Unplugged: What it Means to Be Bored

Now that I have been without social media for a few years and as of recently, I have also gone without a mobile phone, people are always asking me questions. I find it a telling sign of addiction when people cannot imagine a life without social media or a mobile phone. For this article, let’s tackle boredom when you have unplugged.

I think it may be safe to assume that many of us do not fancy being bored.

In this digital age, boredom is a rare occasion when your boredom can instantly be quenched by social media.

A ready-made, cooked-to-order boredom killer is at your fingertips. What is my issue with such a fierce and effective boredom killer? I believe boredom can be beneficial to our mental well-being. It is the way we first learn to meditate or create as it enhances the use of our imagination and feeds into our thirst for curiosity.

Since not having a ready-made boredom killer, I find that my boredom turns into productivity and creativity.

I have taken up different hobbies and meet people the old-fashioned way by walking up to them and holding a conversation. When I am bored, I use it as a time to meditate or read. Most often, I simply use boredom to fuel my curiosity. Recently, I began birdwatching because I was really bored one day at home and I heard a very long and seemingly intricate birdsong. Boredom caused me to be really curious as to where the birdsong was coming from. Since that fateful bored day, I have invested in a thrifted bird book, binoculars, and walking trails. Not advertising boredom as a weigh loss supplement here, but I also lost weight from all the walking around.

If you do not want to fully disconnect but would like to be more creative or productive, give boredom a try. Schedule a day or a chunk of time where you will not be connected to social media or your phone. When boredom arises, take the challenge to not engage in social media, instead, remain in your boredom and see where it takes you.

Peace and Love.

Going Without a Mobile Phone in 2017

A few days into the New Year of 2017, I decided it was time to ditch my mobile phone device, my smartphone. This was not my first time thinking about the idea of being phoneless. For a while in 2015 and 2016, I played with the idea of going backwards in time and getting a flip-phone.
At any rate, I decided that today was good as good as any. I guess I did have some middle ground I could rest upon, Google Voice. Before totally giving up my mobile phone, I set up a google voice number for instances where it seemed almost dire. (Use your own discretion as to what is deemed dire. Dire in my case was needing a number for potential clients could call and leave messages for me. )
How to Go Without a Mobile Phone?
Step #1: Open up and Tell People
This step, especially as Step 1 may seem a bit weird. Let me assure you that you will want to be as prepared as possible when doing this. Doing this step first also strengthens your resolve for the time after you have stopped using your mobile phone. You will appreciate knowing possible objections to your decisions and criticisms from others as knowing them will help you come up with creative alternatives.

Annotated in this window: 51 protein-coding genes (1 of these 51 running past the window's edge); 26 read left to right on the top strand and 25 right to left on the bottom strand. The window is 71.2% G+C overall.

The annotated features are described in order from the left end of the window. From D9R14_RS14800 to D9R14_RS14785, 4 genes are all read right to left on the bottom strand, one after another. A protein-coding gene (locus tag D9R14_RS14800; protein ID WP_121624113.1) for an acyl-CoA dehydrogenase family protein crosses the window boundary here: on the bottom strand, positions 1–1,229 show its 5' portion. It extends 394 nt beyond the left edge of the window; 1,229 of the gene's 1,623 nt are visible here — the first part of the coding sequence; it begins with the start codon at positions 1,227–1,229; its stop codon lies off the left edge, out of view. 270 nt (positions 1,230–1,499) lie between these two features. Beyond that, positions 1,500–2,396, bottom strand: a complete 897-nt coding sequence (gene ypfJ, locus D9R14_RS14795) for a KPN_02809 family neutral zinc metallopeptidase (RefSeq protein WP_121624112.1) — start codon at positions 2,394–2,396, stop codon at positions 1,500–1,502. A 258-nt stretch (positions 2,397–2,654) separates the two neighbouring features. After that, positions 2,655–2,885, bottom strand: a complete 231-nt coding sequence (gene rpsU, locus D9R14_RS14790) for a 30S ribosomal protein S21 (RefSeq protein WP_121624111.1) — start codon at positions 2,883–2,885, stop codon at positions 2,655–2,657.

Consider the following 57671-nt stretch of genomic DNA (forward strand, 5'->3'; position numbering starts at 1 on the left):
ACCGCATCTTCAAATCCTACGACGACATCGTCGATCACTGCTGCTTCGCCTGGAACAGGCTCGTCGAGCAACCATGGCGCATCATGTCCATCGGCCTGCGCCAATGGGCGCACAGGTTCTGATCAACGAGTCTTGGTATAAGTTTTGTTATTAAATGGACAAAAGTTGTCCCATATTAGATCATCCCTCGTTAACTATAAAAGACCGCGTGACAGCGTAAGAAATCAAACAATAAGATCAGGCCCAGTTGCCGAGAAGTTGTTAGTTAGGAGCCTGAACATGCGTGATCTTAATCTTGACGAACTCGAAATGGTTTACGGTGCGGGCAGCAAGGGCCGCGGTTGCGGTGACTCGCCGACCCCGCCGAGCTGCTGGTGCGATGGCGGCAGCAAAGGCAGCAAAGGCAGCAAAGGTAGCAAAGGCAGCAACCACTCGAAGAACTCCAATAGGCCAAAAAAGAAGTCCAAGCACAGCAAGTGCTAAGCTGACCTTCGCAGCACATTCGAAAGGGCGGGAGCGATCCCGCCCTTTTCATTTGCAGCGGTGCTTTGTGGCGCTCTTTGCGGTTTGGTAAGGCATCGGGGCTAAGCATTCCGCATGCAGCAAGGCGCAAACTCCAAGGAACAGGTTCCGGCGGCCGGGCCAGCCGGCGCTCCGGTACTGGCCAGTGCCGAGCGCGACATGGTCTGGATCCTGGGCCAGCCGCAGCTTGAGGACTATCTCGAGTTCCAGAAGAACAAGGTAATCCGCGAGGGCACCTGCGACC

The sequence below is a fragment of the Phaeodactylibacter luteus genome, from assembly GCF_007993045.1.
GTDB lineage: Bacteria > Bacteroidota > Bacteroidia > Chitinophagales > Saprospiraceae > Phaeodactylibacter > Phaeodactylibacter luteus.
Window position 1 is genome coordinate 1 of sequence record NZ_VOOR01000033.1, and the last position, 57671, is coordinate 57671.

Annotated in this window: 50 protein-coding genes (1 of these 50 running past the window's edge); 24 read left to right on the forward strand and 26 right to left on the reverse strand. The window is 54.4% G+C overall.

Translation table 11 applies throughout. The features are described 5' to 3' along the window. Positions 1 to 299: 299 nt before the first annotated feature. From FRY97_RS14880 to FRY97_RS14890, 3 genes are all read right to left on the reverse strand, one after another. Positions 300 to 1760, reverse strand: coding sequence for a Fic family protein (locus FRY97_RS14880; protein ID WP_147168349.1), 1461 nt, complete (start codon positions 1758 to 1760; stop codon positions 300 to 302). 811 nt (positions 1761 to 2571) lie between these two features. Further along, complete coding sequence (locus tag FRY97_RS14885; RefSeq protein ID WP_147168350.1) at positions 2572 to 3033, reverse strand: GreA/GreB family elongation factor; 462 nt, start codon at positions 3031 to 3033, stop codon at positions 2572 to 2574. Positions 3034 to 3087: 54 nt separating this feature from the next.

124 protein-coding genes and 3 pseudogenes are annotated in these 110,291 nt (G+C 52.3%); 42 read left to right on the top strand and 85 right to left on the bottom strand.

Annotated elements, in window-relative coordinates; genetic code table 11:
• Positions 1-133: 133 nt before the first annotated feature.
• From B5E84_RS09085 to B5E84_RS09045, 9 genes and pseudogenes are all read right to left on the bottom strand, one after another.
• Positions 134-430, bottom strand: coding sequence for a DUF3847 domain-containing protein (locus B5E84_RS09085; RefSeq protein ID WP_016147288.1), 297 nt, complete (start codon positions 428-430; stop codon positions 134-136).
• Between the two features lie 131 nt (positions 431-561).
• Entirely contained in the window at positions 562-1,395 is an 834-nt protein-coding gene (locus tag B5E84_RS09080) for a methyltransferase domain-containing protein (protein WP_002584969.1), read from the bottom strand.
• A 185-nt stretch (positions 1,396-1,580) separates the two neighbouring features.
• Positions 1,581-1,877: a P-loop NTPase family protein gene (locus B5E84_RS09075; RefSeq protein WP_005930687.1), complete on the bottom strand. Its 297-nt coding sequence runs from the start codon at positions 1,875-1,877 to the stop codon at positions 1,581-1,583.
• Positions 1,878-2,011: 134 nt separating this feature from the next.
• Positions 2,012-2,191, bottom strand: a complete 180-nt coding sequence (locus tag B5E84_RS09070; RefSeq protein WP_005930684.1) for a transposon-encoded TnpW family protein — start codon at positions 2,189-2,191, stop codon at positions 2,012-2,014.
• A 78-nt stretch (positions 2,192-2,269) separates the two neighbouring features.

Step #2: Plan Your First 30 days
Having a plan for your first 30 days will help ease the transition for yourself. For just 30 days, try to calendar out for usual interactions you would have by phone. For example, make a plan weekly to communicate with your friends and family. Going mobile less, time can be your friend or your enemy. Trust me, you want time to be your friend. Having time as your friend means that you stay committed to time contraints as much as possible and you want others aware of your commitment. When events or such circumstances require that you be at a place at a certain time, being mobile less, you do not have the option to text or call to let someone know you will be late. Planning ahead is how you make time your friend.
Step #3: Know Your Limits
Knowing yourself and your limits is crucial. Know that sometimes, you will need to communicate with others that are not immediate to you. Let’s face it, in this day and age, you are probably never less than 10 feet away from a person with a mobile device or access to a telephone. Use your resources wisely. I do not advocate using unsafe measures but I have been know to walk up to a stranger or a store to ask someone to use their phone if I get lost. Know that there are limits. Know when you need to reach out for help or when you need access to a phone while you are out. Lastly, have confidence that you will be okay. Even in emergency situations, think clearly and act fast.
What have I learned since going mobile less?
I learned that there are not nearly as many emergencies that pop up that require me to have access to a phone. I also learned that I have to rely on my instinct and myself when faced with a problem or issue instead of relying on instant communication. I have learned a lot of random things going mobile less:
  • I learned how to navigate my surroundings better;
  • I learned that not everything is an emergency and that eventually everything works itself;
  • I learned that life is more interesting when you are looking up and not down at a phone;
  • I learned that I am much more resourceful than I ever could have imagined.
If you think going mobile less is for you, give it a try. Even if you don’t think it’s best for you, it won’t hurt to give it a try and see what you learn. Let me know if you have tried to go mobile less before or if you are going mobile less now.
Good luck!